George is quick to point out that the theater and the foundation are actively involved in supporting off-Broadway, and not just in the financial sense, though that is part of the picture. The Lucille Lortel Foundation makes grants to about 50 small- to mid-sized theater companies in NYC, as well as in non-urban areas of New York and Connecticut. The foundation also maintains the Internet Off-Broadway Database, an online repository of show information that is a nod to Lortel's interest in archiving the history of Off-Broadway theater. "Preserving history was important to Lucille," says George, who worked closely with Lortel for 10 years prior to her death. "The history of off-Broadway is very interesting and ephemeral. The shows come and go so quickly, and the companies don't always have a lot of resources. The history gets lost, and we're trying to prevent that."

It seems that George could be a one-man theater archive himself, based on the number of shows he sees each year. He tries to see at least one show produced by each of the Lucille Lortel Foundation's grant recipients — that's 50 shows right there! And in 2011 there were 91 shows eligible for the Lucille Lortel Awards, "the Tonys of Off-Broadway," and George needs to see as many of those as possible. In his final estimate, he attends about three shows each week, totaling approximately 150 per year.

Despite his demanding theater schedule, George swims NYC Swim events, participates in triathlons, and manages to train six mornings a week, averaging two days each of swimming, biking, and running. He works with a coach who lives in Colorado Springs, using video, e-mail, the web, and also occasional visits to keep himself on track for upcoming events. He also trains with the New York University triathlon team, an association that led him to NYC Swim.

"Some of my teammates (Lori Carena, Leigh Behnke, and Jonathan Wells) were involved and were so positive, encouraging, and wonderful," George says. "They told me, ‘You have to do this; you would really like this.'"

George's first NYC Swim event was the 2011 Great Hudson River Swim, which he enjoyed so much that he followed it up with the Brooklyn Bridge Swim and the Little Red Lighthouse Swim, the latter of which intimidated him, in part because of the daunting 10.2-kilometer distance.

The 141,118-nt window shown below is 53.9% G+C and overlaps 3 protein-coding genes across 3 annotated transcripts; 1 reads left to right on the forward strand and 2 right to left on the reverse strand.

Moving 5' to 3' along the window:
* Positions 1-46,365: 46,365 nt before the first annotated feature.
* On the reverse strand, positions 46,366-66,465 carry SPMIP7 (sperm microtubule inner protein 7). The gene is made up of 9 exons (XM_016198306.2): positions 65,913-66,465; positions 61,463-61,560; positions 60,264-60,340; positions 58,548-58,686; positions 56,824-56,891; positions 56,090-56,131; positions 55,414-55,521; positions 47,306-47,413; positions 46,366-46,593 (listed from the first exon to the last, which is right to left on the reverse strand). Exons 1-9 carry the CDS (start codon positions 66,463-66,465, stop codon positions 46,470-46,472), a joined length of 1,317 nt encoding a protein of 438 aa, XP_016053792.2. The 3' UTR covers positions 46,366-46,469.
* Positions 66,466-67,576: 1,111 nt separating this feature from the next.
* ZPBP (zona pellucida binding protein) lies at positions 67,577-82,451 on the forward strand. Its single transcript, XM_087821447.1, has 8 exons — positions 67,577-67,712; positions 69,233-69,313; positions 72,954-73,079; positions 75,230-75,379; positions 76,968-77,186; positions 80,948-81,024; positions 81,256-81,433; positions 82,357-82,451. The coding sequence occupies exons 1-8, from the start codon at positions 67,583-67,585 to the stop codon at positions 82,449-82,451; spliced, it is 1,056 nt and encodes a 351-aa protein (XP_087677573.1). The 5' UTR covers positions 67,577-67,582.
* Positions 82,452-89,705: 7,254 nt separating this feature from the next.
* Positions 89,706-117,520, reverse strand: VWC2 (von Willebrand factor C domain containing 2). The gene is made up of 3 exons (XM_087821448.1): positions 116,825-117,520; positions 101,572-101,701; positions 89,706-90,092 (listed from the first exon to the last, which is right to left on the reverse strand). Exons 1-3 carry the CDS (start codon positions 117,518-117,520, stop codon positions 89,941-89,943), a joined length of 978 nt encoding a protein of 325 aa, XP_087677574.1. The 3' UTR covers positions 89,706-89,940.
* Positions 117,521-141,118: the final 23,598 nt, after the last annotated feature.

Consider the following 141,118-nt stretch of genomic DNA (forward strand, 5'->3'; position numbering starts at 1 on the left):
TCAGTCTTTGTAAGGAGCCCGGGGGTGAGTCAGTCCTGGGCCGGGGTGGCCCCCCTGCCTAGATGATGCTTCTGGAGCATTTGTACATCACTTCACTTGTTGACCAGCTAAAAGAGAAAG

"I finished and was really happy and proud," George says. "It was the hardest thing I've ever done. It was the distance, it was the coldness of the water. The mental challenge of it was just as hard as the physical challenge. I kept telling myself, ‘I'll just swim to this next buoy, and then if I'm tired, I'll wave a boat over and get out.' I'd get to the buoy and feel OK, so I'd keep going."

In terms of something to work toward, George says he's seriously considering the "huge challenge" of a Manhattan Island Marathon Swim two-person relay.

When asked what keeps him coming back to open water swimming, George said, "It's just a beautiful perspective of the city. Every time you do it, it's different. Even if it's the same body of water, it's never the same. The tides are different, something is different. It makes it an adventure. You're making it up as you go along." Open water swimming is, after all, a largely unscripted, real-life drama.

RCN: Presenting Sponsor of the NYC Swim Series

Come Home to RCN logoRCN Corporation is proud to present the NYC Swim Series. RCN, a leading provider of video, data, and voice services to residential and business customers, is excited to partner with NYC Swim and to assist in presenting competitive swim events and raising the public's awareness of the waters around NYC. The Swim Series would not be possible without assistance from RCN and our other sponsors. To learn more about all of them, please see each issue of Cross Currents and visit our sponsors page.


Copyright © 2012 NYC SWIM, Inc.